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Reply #76: Speaking of Weed: Bush Plant in Mexico Blooms Big Time Cash Flow [View All]

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Octafish Donating Member (1000+ posts) Send PM | Profile | Ignore Mon Jun-06-05 08:59 PM
Response to Reply #73
76. Speaking of Weed: Bush Plant in Mexico Blooms Big Time Cash Flow
In Alabama, custom dictates only male property owners wear cowboy hats.



Follow the Money to Citibank

by Antonio Jaquez
Proceso (liberal newsmagazine), Mexico City, Mexico, March 25, 2001
World Press Review June 2001

On the morning of March 1, 1995, there was panic on the 17th floor of the Citicorp-Citibank building in New York City. Alarmed Citibank executives read the top story on the front pages of that day's newspapers: Raul Salinas de Gortari had been arrested the day before in Mexico. They knew it was only a matter of time before investigators would arrive and begin to ask questions about the deposits made by Raul Salinas at Citibank.

Around that time, Citibank of New York was transferring Juarez drug cartel money to Uruguay and Argentina, where Mexican drug lord Amado Carrillo Fuentes and his associates went calmly about their business, with help from local politicians and businessmen. Not long after, investigations would reveal that in 1998-99, more than $300 million belonging to Mexican drug traffickers went through Citibank.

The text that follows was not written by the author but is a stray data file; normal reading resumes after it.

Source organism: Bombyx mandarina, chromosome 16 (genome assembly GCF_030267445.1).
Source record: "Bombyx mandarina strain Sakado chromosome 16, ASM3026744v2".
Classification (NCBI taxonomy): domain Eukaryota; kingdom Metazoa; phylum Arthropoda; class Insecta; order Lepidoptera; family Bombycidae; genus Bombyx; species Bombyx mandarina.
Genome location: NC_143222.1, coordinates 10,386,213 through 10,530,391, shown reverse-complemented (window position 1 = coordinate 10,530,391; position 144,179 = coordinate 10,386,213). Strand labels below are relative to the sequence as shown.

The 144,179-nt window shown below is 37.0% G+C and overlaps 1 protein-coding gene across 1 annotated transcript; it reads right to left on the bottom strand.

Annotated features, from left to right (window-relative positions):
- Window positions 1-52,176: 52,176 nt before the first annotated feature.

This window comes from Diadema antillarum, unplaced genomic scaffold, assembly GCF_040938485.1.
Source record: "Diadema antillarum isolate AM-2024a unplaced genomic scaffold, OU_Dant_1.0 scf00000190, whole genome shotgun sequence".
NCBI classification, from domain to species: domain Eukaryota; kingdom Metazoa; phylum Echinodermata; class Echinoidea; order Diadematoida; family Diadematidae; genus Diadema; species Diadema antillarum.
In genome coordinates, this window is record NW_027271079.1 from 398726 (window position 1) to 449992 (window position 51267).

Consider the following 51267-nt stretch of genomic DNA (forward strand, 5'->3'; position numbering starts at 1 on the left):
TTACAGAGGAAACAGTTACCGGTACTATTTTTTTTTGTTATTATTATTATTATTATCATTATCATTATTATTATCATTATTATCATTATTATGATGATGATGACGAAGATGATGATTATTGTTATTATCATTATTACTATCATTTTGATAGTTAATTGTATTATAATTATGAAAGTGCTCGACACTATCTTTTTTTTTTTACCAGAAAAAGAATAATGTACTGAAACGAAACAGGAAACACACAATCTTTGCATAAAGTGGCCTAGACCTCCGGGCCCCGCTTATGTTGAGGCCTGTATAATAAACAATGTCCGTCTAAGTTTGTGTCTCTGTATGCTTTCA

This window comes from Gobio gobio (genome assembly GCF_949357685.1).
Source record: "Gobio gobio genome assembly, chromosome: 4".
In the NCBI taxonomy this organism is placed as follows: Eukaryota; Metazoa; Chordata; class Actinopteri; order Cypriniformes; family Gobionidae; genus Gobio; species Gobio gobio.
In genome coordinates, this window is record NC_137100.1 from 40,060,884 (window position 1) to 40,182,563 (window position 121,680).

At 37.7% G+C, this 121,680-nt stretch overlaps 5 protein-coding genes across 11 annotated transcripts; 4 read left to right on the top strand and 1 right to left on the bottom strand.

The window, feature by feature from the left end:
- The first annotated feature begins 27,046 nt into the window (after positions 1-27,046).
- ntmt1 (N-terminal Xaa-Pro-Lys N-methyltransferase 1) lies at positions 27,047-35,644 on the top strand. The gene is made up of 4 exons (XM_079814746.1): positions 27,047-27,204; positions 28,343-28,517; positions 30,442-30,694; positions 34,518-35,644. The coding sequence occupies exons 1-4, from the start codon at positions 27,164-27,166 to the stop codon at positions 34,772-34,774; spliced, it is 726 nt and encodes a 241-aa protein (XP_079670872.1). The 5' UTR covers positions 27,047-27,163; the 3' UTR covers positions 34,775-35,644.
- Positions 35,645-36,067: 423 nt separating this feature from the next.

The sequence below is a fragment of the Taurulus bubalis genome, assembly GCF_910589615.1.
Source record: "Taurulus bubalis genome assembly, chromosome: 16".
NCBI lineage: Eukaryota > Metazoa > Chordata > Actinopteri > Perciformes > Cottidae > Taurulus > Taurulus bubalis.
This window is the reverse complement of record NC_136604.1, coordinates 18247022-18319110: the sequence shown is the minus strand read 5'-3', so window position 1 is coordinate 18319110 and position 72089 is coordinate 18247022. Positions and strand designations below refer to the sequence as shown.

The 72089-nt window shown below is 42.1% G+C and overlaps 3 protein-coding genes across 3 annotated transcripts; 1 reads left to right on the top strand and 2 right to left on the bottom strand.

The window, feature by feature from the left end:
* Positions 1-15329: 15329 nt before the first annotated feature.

These converging events are the crux of Ojos vendados (Blindfolded) by Andres Oppenheimer , which digs deep into the role of transnational corporations and the U.S. government in corruption scandals in Latin America.

Oppenheimer says the thesis emerging from these histories is that the fight against corruption must be globalized. In other words, "Mexico can establish all the commissions it wants....But if Raul Salinas can go to Citibank of New York and deposit $120 million without being asked any uncomfortable questions, there will be no end to corruption."

He is confident, however, that things are improving. "The scandal that erupted from the millions...deposited by Raul Salinas forced Citibank to adopt radical measures....Today it's not very likely that Citibank would accept huge deposits from a brother of a Mexican politician. So, there's progress, and I hope there will be more."

Ojos vendados may read like a novel, but it is based on reliable documents and testimonies gathered in five countries over a four-year period. In addition to tying up loose ends and reconstructing events, the book contains some revelations. One is that U.S. district attorneys extended the inquiry into the Raul Salinas-Citibank connection by two years, with the objective of presenting criminal charges against the bank. And, among U.S. Senate papers, Oppenheimer found evidence of a $20 million deposit by Carlos Salinas.

According to testimony by Juan Miguel Ponce Edmonson, head of Mexico's Interpol, Argentina's federal police had been alerted in June 1997 that Eduardo Gonzalez Quirarte was in Buenos Aires. "From that moment on," narrates Oppenheimer, "Mexico bombarded Argentine authorities with requests to help locate Mexican drug traffickers in the country... Argentine authorities did not do much"- whether from lack of interest or, as Ponce suspects, because the Argentine government did not want the presence of drug traffickers to become public.

CONTINUED...

http://www.thirdworldtraveler.com/Banks/FollowMoney_Citibank.html

Remember Lenny Bruce's "Stamp Help Out"? It's like that.
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